Electronic Thesis and Dissertation Repository

Degree

Doctor of Philosophy

Program

Education

Supervisor

Dr. Shelley K. Taylor

Abstract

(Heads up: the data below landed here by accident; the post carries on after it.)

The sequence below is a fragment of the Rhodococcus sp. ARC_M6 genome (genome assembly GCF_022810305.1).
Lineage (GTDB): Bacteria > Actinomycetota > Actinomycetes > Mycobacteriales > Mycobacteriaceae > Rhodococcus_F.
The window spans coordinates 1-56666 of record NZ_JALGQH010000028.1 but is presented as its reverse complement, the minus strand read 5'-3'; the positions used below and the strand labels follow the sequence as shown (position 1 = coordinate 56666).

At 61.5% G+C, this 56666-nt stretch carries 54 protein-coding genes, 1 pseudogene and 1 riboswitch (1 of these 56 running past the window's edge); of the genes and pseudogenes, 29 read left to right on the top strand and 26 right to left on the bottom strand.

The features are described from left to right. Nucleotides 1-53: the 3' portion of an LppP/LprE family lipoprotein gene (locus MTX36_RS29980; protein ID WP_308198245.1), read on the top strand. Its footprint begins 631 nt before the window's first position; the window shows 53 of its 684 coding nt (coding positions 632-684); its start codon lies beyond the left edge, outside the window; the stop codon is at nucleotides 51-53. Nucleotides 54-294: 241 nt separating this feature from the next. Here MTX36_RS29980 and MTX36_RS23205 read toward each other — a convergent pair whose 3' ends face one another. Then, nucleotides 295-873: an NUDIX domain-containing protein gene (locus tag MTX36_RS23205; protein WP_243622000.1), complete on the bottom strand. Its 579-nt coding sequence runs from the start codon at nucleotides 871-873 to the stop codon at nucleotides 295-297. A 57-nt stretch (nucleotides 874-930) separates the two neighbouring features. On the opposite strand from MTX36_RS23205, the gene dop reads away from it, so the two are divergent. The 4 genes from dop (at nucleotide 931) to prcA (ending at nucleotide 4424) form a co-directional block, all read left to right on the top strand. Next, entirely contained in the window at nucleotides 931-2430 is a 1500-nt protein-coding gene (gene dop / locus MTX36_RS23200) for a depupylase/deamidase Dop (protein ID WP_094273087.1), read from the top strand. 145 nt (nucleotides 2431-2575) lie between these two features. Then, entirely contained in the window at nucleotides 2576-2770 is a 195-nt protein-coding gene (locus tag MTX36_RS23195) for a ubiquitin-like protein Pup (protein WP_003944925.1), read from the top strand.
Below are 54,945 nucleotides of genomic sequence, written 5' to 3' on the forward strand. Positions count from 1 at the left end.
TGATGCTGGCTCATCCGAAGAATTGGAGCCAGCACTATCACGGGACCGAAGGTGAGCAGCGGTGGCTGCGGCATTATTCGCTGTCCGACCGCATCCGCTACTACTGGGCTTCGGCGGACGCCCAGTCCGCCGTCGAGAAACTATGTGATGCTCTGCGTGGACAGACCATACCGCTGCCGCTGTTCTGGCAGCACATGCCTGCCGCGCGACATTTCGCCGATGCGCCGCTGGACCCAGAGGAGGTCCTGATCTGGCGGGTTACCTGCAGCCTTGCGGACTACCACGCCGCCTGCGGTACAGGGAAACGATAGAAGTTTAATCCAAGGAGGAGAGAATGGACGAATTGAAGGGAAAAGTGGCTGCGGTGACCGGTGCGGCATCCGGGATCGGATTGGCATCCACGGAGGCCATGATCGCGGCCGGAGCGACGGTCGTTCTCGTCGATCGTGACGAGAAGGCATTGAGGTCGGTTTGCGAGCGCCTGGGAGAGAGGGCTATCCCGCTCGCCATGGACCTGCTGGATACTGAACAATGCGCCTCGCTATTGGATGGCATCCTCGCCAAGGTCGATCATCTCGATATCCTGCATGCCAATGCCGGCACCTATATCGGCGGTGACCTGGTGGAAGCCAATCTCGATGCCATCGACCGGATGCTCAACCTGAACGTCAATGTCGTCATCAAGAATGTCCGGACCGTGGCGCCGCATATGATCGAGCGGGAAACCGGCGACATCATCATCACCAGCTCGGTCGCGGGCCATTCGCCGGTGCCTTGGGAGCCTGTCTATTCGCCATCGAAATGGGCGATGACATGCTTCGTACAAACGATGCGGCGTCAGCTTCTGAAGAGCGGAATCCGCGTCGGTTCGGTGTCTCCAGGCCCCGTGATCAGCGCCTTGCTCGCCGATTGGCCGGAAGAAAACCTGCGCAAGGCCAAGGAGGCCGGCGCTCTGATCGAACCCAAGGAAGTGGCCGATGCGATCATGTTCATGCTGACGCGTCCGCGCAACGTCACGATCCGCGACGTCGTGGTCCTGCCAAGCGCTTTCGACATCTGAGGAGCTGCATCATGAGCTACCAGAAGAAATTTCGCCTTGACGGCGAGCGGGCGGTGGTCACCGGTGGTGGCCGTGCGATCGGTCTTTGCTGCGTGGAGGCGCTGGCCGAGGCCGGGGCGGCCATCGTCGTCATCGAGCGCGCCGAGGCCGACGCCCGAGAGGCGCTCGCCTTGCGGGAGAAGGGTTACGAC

This is a narrative study of Hong Kong post-secondary students’ English learning experiences, focusing on: i) the meanings that the student participants attached to their English learning; and ii) their identity (re-)construction during the course of English learning. Theoretically informed by Norton’s (1997, 2000) work on identity and English learning, this study pays particular attention to how the interactions within the participants’ English classroom have shaped and informed their English learning experiences and their English learner identities. A multi-method approach was adopted in order to capture a more complete picture of post-secondary students’ English learning. Data collection techniques included pre-interview questionnaires, interviews with student participants and post-interview classroom observations. The collected data were used to develop a narrative of each student’s English learning. The narratives were used to demonstrate the connections between the various stories told by each participant and how they made meaning of their English learning. A thematic analysis of the data was also conducted to highlight both common and idiosyncratic aspects of Hong Kong post-secondary students’ English learning. Findings demonstrate that the participants constantly (re-)constructed their identities as situated and multiple in accordance with their immediate and imagined learning communities. Their investment in English learning was inextricably tied to their prior learning experiences, multiple identities, and hopes and desires for the future. Through documenting students’ lived English learning experiences, this study helps raise post-secondary English language educators’ awareness of students’ prior English learning and multiple identities so as to provide students with the support and help they need.